It was Florida who committed the 11 penalties, while LSU was flagged just six times. It was LSU who converted on both of its fourth down chances, threw for 224 yards after doing absolutely nothing all season long through the air, and came up with the big drive needed late against a defense that didn’t have any issues. You are what your record is, and this year, Miles is 1-0 against Meyer. The genius is in being 6-0 (and 7-0 with McNeese State next week), no matter how you get there.

It’s the SEC. It’s a cliché, but it is. All that matters is to get the win, and then move on, and LSU did that against Tennessee, and it did that against the Gators in The Swamp. Meanwhile, Alabama lost to South Carolina and is now looking up at Miles and the Tigers in the standings.

LSU isn’t going to finish unbeaten, there are still road trips at Auburn and Arkansas along with home dates against Bama and Ole Miss to deal with, but for now, and for this week, all is right in Baton Rouge, because Miles coached a damn strong football game.

By Richard Cirminiello

Who’s laughing at Les Miles now?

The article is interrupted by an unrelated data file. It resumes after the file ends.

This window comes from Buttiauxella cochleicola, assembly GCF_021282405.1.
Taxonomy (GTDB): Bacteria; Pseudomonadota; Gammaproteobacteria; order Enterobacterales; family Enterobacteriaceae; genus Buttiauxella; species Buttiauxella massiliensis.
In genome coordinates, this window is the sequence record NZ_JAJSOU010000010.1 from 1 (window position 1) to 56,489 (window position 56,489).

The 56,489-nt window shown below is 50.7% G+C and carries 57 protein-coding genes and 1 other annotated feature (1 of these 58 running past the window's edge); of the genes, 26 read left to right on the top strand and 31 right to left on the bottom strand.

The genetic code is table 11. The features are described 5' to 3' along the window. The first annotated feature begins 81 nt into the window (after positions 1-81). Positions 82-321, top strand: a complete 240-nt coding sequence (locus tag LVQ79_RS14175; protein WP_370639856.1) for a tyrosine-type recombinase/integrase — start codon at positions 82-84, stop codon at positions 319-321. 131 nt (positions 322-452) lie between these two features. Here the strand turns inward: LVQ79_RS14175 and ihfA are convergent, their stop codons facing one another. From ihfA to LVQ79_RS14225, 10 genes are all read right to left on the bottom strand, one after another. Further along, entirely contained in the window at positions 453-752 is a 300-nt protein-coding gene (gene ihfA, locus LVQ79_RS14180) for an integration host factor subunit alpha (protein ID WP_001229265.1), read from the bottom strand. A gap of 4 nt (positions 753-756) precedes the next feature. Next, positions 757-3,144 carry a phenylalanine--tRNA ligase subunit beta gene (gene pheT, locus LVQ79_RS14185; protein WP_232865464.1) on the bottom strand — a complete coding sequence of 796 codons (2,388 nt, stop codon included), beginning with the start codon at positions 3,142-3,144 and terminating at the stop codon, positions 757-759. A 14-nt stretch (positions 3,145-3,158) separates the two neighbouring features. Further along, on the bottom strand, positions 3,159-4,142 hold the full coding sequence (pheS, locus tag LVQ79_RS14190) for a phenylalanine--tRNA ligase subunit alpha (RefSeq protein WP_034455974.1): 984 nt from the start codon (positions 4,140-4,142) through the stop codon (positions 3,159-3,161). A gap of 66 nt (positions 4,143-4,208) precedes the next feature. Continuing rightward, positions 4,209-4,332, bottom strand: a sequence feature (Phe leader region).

Yeah, he’s a little goofy and a lot haphazard at the tail end of games, but the LSU coach just keeps finding a way to get it done. Although it’s hardly been crisp or a thing of beauty in 2010, the Tigers just continue to persevere, standing alongside Auburn as the last two remaining unbeaten teams in the SEC. The fake field goal toward the end of the fourth quarter? Vintage Miles. What other coach has the guts to approve that call a week after he was vilified nationally for poor clock management at the end of the Tennessee fiasco? The guy obviously doesn’t listen to his detractors or worry much about his job security, a degree of confidence that clearly rubs off on his players. Say what you will about Miles, but don’t ever say that he’s bad for the game. The coach is a walking cliffhanger, who brings a refreshing, sometimes zany, approach to college football. Too bad there weren’t a handful more like him.